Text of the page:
Composer: Wolfgang Amadeus Mozart
Conductor: Fabio Luisi
Producer/Director: Michael Grandage
Don Giovanni: Mariusz Kwiecien
Leporello: Luca Pisaroni
Donna Anna: Marina Rebeka
Donna Elvira: Barbara Frittoli
Zerlina: Mojca Erdmann
Masetto: Joshua Bloom
The Commendatore: Stefan Kocan
Just as I was planning my Mozart marathon for yesterday, Don Giovanni in the afternoon and the Requiem in the evening, I was kind of lamenting the fact that I wouldn’t have many opportunities to spend time outside enjoying fall in New York City, my favorite time of the year. Well, it turned out that yesterday was the perfect day for indoors activities as thousands of buckets of rain and then snow were continuously falling onto the city from morning to night (!?). So much for bonding with nature.
After he had to withdraw at the last minute from the first few performances due to an emergency back surgery, young Polish baritone Mariusz Kwiecien, the star of this new Met production of Don Giovanni, showed steely determination by promptly getting back on his feet and on the stage this week. So I went ahead and tried to show the same steely determination when looking for a precious ticket, even though all the dates were sold-out. And I finally succeeded too!
Mozart’s last and most ambiguous opera lends itself to so many interpretations that any occasion to watch a new take on it is always an exciting endeavor, never mind the kind of elements you have to brave to get to it. Therefore, I decided that after overcoming the ticket shortage, no untimely winter storm was going to keep me away from a date with this Don.
And once again, determination paid off.
Centered on the universal myth of Don Juan and achieving an adjustable combination of comedy and drama, Don Giovanni also boasts a magnificent score that allows each character to take center stage without outshining the others. Granted, the whole thing can be a bit messy, but the music is constantly there to smooth over the occasional narrative deficiency with the utmost Mozartian grace so that the final result, in the right hands, leaves the audience fully satisfied.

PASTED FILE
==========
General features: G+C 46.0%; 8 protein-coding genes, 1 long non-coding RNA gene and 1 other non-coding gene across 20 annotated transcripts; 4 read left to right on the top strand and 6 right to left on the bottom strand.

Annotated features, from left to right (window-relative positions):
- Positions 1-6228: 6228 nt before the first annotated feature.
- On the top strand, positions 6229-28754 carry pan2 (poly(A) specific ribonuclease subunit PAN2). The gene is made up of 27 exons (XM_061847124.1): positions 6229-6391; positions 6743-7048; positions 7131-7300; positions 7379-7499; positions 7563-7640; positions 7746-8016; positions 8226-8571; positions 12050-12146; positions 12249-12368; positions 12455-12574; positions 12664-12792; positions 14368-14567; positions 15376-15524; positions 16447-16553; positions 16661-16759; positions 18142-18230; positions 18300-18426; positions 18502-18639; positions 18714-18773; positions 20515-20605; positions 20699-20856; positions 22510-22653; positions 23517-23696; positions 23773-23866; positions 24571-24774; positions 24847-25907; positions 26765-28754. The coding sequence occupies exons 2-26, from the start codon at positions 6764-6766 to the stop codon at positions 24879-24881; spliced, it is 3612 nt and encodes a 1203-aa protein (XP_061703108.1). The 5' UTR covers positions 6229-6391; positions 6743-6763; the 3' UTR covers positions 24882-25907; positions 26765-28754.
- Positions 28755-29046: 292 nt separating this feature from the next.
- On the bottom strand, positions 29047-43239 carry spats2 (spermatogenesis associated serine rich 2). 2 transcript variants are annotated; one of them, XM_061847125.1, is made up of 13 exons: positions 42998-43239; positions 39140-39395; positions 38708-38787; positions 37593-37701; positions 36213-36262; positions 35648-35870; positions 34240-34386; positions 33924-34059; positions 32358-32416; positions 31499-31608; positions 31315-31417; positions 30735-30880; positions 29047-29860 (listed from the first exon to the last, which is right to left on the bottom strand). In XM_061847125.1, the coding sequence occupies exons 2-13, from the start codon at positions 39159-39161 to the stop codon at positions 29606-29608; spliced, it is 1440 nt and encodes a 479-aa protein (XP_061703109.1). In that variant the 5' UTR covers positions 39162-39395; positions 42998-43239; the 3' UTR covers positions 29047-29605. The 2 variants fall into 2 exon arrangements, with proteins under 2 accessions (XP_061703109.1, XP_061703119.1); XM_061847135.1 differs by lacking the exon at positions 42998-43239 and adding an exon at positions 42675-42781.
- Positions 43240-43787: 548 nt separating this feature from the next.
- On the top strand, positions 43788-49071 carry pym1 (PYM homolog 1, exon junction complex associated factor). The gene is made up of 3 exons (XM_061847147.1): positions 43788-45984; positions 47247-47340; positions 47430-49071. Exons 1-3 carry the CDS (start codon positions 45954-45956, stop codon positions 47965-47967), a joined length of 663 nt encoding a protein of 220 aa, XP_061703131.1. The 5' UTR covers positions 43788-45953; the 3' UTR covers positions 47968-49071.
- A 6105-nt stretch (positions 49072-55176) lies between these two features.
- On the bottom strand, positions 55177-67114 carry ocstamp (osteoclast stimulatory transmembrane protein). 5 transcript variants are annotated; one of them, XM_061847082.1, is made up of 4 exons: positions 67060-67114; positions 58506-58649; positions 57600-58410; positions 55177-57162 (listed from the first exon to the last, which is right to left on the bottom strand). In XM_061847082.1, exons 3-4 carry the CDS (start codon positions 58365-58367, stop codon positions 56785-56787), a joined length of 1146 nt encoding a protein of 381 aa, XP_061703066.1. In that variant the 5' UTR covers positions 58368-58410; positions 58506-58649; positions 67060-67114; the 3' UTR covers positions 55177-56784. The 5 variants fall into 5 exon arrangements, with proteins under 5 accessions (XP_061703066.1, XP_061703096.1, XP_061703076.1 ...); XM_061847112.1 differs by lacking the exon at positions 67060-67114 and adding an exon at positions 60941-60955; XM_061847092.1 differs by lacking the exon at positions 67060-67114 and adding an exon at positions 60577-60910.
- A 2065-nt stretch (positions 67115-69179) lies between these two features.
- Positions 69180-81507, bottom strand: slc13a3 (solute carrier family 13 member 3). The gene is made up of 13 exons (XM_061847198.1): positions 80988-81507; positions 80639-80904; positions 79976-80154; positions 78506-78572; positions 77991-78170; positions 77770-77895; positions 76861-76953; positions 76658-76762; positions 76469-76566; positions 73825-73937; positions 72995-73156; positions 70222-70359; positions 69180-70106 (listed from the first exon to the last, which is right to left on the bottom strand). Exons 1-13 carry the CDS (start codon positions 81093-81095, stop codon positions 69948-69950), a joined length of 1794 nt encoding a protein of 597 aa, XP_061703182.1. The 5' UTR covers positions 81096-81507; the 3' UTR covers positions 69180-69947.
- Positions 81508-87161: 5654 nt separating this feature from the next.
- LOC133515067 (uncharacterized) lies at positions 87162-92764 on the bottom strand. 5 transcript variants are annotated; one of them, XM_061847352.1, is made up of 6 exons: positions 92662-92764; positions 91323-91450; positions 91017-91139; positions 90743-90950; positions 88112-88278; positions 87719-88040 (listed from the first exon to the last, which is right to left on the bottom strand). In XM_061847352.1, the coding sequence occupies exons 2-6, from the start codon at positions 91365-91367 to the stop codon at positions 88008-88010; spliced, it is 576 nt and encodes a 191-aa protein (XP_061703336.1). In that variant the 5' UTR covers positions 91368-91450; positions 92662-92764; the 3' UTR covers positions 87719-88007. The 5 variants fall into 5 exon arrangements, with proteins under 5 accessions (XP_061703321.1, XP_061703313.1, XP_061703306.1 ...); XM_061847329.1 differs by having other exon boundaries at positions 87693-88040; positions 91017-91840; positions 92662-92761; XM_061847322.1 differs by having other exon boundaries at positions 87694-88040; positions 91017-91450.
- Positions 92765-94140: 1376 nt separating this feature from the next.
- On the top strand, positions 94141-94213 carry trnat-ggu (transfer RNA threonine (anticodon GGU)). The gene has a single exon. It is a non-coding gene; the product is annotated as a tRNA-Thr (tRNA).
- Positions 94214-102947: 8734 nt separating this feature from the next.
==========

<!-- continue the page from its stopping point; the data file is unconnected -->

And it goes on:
A super-juicy part like the world’s most famous seducer can be as tempting as daunting, but Mariusz Kwiecen hasn’t wasted any time grabbing it and making it his very own, as if coming so close to missing on it has fueled up his resolve. And it has to be said that his first appearance, a fireball of lustful energy wearing form-fitting tights, an open shirt and a mask, was so striking that it instinctively made me wonder why Donna Anna did not just relax and delight in the moment instead of fighting him like a madwoman, sparing herself the heart-breaking death of her father by the same token. Eventually I realized that he was singing too. Even more, his voice was strong and genuinely engaging, solidly assertive when ordering Leporello around, attractively lyrical when trying to woo his various preys. Obviously relishing to the fullest a role that is fast becoming his calling card, he delivered a steadily spontaneous and nuanced performance.
While I was watching Venezuelan bass-baritone Luca Pisaroni dutifully but resentfully tower over his master as the hapless Leporello, I couldn’t help but think what a splendid Don Giovanni he could be. His singing was assured and bright, his presence real and charismatic; he’s definitely got the right stuff. His colorful Leporello was a real treat.
As the ever-patient Don Ottavio, Mexican tenor and Met regular Roman Vargas drew big waves of applause for his two major arias and his curtain call, all totally deserved. Slovakian bass Stefan Kocan was a deeply powerful Commendatore, although it would be advisable to do something about his blue face and Halloween-style shirt.
The three ladies all fared pretty well, especially Latvian soprano Marina Rebeka, a newcomer with a lot of potential, who sang the role of Donna Anna with notable clarity and intensity. Veteran Italian soprano Barbara Frittoli exuded the right mix of dignity and desperation, vividly highlighted by her ardent singing.
German soprano Mojca Erdmann was a sweet Zerlina, and formed a cute couple with Australian bass Joshua Bloom, a charming Masetto.
The set, consisting essentially of two movable walls lined-up with balconies, was in earthy tones and appropriately versatile, if not particularly imaginative. Also, some worthy concepts did not seem to go far enough to be fully realized: The appearance of women at some of the windows during the famous Catalog aria was an amusing touch, but you wondered why there were not more of them considering the context. Another, more frustrating, half-baked idea: The statues in the cemetery were all displayed on three levels, but because the Commendatore was standing on the top one, only the bottom half of his body was visible to the Family Circle section, which made everybody there miss his gesturing during the dinner invitation scene.
On the other hand, kudos for a red-hot descent in hell!
The music, of course, is Don Giovanni’s strongest point, and the Met orchestra did full justice to the glorious score. Fabio Luisi, who has recently added the title of Met’s appointed principal conductor to his impressive resume, drew a vibrant, detailed performance from his musicians and pleasantly fulfilled the harpsichord duties during the recitatives. Add the inspired singing from the all-around winning cast, particularly remarkable when vocal ensembles were seamlessly meshing with the orchestra, and you have the perfect remedy to take your mind off an unexpected, and ultimately gross, winter afternoon.